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Soccer Rules Changes 1580-2000

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Question Number: 34095

Law 5 - The Referee 1/4/2021

RE: Rec Adult

Russell of Sydeny, Australia asks...

The things you hear with no crowds.

Firstly, Happy New Year all - hope you are safe and well where ever you are.

Just watching the Chelsea v Man City replay and could hear what I thought was the incorrect use of wording from Ref Anthony Taylor.

In the 15th minute, a city player was clipped late as he attempted to gather a pass from a team mate, however, the ball fell favourably to another teammate, who played the ball with a 'first time' pass forward to yet another team mate, who was then challenged and lost the ball - where upon Ref Taylor call the play back for the original clipped foul.

After the initial clip to the city player, and seeing the ball bounce favourably to the next City player, Ref Taylor could be heard to shout "play on".

Here is where I think he used the wrong wording. To shout 'play on' as opposed to 'playing advantage' (or similar) suggests no foul occurred and for everyone to just keep playing.

By shouting 'playing advantage' (or similar), this clearly indicates a foul was spotted, however, we are seeing if the immediate subsequent play provides an advantage.

No body appeared to be put out by ref Taylor's 'Play on' call - however, I have always been advised in these situations to be clear about if it is a no foul play (play on) or a foul play (playing advantage).

On a separate note, it was good to see Ref Taylor awarded an IDFK against the City keeper for picking up a ball kicked directly from a team mate. A rare occurrence certainly, but well spotted.

Answer provided by Referee Peter Grove

Hi Russell,
Since the law does not specify any particular form of wording to be used when playing the advantage, I don't think you can say a referee has used incorrect wording for it.

However I also believe that "play on" is a perfectly acceptable phrase to use when playing the advantage - in fact I would say that in my experience it is the most usual phrase one hears in this context.

The problem for me (even while admitting that no specific wording is prescribed) is when the usually-heard phrase of "play on" is used when the referee is not playing the advantage and instead, is using it to indicate that a foul has not occurred, which can be confusing.

When no foul has occurred and the referee wishes to convey this, I would prefer phrases such as "no foul," or "nothing there."

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Answer provided by Referee Joe McHugh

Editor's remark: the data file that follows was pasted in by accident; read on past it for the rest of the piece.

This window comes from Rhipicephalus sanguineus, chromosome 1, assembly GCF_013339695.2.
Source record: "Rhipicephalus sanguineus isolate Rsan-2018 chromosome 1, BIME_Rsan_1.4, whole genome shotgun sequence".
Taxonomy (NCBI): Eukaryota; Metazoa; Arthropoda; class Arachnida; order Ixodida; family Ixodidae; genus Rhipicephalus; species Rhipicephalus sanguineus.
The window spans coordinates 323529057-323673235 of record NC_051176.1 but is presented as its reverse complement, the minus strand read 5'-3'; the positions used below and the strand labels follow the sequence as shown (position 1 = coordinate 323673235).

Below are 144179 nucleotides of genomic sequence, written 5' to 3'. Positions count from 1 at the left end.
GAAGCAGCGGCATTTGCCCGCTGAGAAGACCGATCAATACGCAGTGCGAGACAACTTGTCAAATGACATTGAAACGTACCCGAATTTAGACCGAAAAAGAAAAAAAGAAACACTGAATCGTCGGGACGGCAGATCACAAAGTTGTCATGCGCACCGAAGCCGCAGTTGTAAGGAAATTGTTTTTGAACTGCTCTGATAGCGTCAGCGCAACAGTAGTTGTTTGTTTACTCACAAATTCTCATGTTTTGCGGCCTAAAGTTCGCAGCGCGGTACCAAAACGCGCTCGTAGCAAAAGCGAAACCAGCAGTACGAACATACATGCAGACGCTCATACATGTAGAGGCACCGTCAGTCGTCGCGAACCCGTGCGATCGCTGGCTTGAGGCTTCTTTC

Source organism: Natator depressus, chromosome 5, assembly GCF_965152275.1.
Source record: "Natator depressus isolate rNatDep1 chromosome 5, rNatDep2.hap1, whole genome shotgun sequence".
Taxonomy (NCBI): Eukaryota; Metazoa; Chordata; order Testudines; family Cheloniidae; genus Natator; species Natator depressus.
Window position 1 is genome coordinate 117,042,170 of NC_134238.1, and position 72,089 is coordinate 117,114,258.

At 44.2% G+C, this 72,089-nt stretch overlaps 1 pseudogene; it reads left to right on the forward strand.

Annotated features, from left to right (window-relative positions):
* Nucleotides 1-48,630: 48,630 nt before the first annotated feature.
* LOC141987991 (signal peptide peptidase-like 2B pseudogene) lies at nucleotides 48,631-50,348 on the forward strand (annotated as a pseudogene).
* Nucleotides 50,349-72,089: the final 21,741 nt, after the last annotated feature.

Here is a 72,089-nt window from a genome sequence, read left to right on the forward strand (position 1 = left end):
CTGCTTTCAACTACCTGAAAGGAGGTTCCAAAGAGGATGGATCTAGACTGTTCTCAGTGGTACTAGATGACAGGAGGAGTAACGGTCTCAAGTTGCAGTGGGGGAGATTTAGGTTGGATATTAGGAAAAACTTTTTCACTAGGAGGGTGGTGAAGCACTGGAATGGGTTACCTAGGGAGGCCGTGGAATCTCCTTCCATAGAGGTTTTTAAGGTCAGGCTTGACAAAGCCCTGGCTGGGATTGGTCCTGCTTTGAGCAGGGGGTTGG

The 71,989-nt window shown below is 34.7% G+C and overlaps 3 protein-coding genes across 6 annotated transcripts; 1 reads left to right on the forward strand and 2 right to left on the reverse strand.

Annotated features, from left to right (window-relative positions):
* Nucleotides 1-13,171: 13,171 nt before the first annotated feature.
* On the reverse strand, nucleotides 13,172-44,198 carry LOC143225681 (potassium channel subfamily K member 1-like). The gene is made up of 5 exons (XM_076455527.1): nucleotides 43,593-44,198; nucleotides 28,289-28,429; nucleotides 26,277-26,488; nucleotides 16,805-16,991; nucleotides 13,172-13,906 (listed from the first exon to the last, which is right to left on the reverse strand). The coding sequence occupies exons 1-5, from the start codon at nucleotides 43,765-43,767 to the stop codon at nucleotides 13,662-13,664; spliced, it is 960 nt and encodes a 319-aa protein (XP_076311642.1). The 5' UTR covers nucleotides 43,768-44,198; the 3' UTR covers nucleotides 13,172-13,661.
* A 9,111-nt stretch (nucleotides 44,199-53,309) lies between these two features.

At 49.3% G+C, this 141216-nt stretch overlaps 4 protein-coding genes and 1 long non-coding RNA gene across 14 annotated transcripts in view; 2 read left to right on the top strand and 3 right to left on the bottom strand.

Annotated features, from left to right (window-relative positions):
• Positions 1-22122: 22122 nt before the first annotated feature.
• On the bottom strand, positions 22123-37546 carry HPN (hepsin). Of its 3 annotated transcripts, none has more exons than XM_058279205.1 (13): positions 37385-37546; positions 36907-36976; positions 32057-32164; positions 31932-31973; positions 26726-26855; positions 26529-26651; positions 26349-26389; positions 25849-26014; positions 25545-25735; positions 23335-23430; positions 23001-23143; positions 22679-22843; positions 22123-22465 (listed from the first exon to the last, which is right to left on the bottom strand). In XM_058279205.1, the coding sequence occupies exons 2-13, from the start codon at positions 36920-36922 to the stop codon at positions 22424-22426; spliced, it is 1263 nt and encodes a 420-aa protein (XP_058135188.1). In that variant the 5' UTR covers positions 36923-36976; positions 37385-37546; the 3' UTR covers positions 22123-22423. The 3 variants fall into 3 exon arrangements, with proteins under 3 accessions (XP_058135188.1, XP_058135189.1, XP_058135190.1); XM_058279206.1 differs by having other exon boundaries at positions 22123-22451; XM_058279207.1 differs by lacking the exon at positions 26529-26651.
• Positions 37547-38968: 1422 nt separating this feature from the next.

Hi Russell
It is not specified in Law what words should be used just generally words followed by the arm signal is a clear indication of a foul occurring and advantage being played.
In the Pro game I suspect that players are less bothered about if it was a foul or not except in the case of a penalty situation. When they retain the ball in a possible *foul* situation that is what is important.
I suppose if a referee rarely says anything on challenges and then uses the words play on with a raised arm then players know it is an advantage situation . It is probably not good mechanics yet once it is understood by everyone in that game then at this level not a big issue.
At grassroots it is best to shout ADVANTAGE and then there is no doubt about it.
On the IDFK it was a good call and awake up call for GKs who think it won't be called. It was a deliberate kick and only intended for the GK so he was not entitled to pick it up. If you noticed though the IDFK was taken outside the penalty area which was incorrect as the offence happened inside the penalty area. Not a big issue yet if it is inside then that is where it must be taken from.

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Answer provided by Referee Jason Wright

Hi Russell,
I'm quite enjoying hearing a lot more of what happens on the field!

As my esteemed colleagues state, the LOTG don't actually tell you what to say. As such, we have convention - and "Play on!" has, for as long as I've been involved, been an acceptable phrasing. I'm not sure where or how it started, but I know it's widely used and accepted in Australia, and in my online dealings with UK-based referees, it seems to be an accepted convention there as well.

Stick to saying 'Advantage' if you prefer, but 'Play on!' is an acceptable phrasing for the application of advantage. I've never had any issues using it at any level, even lower grades.

In fact, it's so strongly related to advantage that referees are strongly discouraged from saying it when it isn't an advantage scenario - ie if you think there's no foul, then don't say 'play on' when you could say 'keep playing!'.

Ref Dawson has been helpful in providing his process - but be careful unless there has been a national change (or if your region is going against the grain), in Australia we don't call or signal advantage until after we're sure it has materialised. There's no 'call advantage then take it back'.

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